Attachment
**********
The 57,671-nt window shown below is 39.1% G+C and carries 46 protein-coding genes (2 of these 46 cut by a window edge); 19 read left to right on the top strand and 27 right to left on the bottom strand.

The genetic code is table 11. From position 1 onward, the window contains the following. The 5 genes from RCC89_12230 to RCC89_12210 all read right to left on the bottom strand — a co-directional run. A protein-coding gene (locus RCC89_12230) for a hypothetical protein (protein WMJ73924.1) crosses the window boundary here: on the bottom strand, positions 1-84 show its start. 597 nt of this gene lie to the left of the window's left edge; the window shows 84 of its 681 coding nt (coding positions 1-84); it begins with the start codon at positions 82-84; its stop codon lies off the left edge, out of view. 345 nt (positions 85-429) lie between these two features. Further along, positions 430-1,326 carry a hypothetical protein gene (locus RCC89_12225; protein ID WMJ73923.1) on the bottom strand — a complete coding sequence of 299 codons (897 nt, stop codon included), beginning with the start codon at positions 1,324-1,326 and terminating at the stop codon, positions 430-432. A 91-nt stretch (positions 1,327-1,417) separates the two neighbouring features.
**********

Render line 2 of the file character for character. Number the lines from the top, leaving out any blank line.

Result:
The genetic code is table 11. From position 1 onward, the window contains the following. The 5 genes from RCC89_12230 to RCC89_12210 all read right to left on the bottom strand — a co-directional run. A protein-coding gene (locus RCC89_12230) for a hypothetical protein (protein WMJ73924.1) crosses the window boundary here: on the bottom strand, positions 1-84 show its start. 597 nt of this gene lie to the left of the window's left edge; the window shows 84 of its 681 coding nt (coding positions 1-84); it begins with the start codon at positions 82-84; its stop codon lies off the left edge, out of view. 345 nt (positions 85-429) lie between these two features. Further along, positions 430-1,326 carry a hypothetical protein gene (locus RCC89_12225; protein ID WMJ73923.1) on the bottom strand — a complete coding sequence of 299 codons (897 nt, stop codon included), beginning with the start codon at positions 1,324-1,326 and terminating at the stop codon, positions 430-432. A 91-nt stretch (positions 1,327-1,417) separates the two neighbouring features.